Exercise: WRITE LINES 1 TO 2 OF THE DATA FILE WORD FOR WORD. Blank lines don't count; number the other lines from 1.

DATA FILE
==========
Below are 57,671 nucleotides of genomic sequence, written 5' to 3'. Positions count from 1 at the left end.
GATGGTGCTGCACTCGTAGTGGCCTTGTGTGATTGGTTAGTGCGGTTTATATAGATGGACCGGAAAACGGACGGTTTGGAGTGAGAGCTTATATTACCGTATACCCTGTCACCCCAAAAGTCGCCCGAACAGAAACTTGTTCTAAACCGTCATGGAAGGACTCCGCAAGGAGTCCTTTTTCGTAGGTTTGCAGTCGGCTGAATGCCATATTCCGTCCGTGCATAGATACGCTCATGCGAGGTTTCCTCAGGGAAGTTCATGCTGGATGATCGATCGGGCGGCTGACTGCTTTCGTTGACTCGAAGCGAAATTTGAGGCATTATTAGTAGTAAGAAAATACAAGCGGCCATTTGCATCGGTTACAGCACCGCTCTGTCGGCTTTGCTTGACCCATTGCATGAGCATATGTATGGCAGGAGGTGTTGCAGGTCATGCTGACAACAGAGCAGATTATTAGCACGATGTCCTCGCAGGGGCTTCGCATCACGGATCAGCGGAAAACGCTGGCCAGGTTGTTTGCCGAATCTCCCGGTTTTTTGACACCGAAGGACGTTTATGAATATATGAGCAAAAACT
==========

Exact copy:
Below are 57,671 nucleotides of genomic sequence, written 5' to 3'. Positions count from 1 at the left end.
GATGGTGCTGCACTCGTAGTGGCCTTGTGTGATTGGTTAGTGCGGTTTATATAGATGGACCGGAAAACGGACGGTTTGGAGTGAGAGCTTATATTACCGTATACCCTGTCACCCCAAAAGTCGCCCGAACAGAAACTTGTTCTAAACCGTCATGGAAGGACTCCGCAAGGAGTCCTTTTTCGTAGGTTTGCAGTCGGCTGAATGCCATATTCCGTCCGTGCATAGATACGCTCATGCGAGGTTTCCTCAGGGAAGTTCATGCTGGATGATCGATCGGGCGGCTGACTGCTTTCGTTGACTCGAAGCGAAATTTGAGGCATTATTAGTAGTAAGAAAATACAAGCGGCCATTTGCATCGGTTACAGCACCGCTCTGTCGGCTTTGCTTGACCCATTGCATGAGCATATGTATGGCAGGAGGTGTTGCAGGTCATGCTGACAACAGAGCAGATTATTAGCACGATGTCCTCGCAGGGGCTTCGCATCACGGATCAGCGGAAAACGCTGGCCAGGTTGTTTGCCGAATCTCCCGGTTTTTTGACACCGAAGGACGTTTATGAATATATGAGCAAAAACT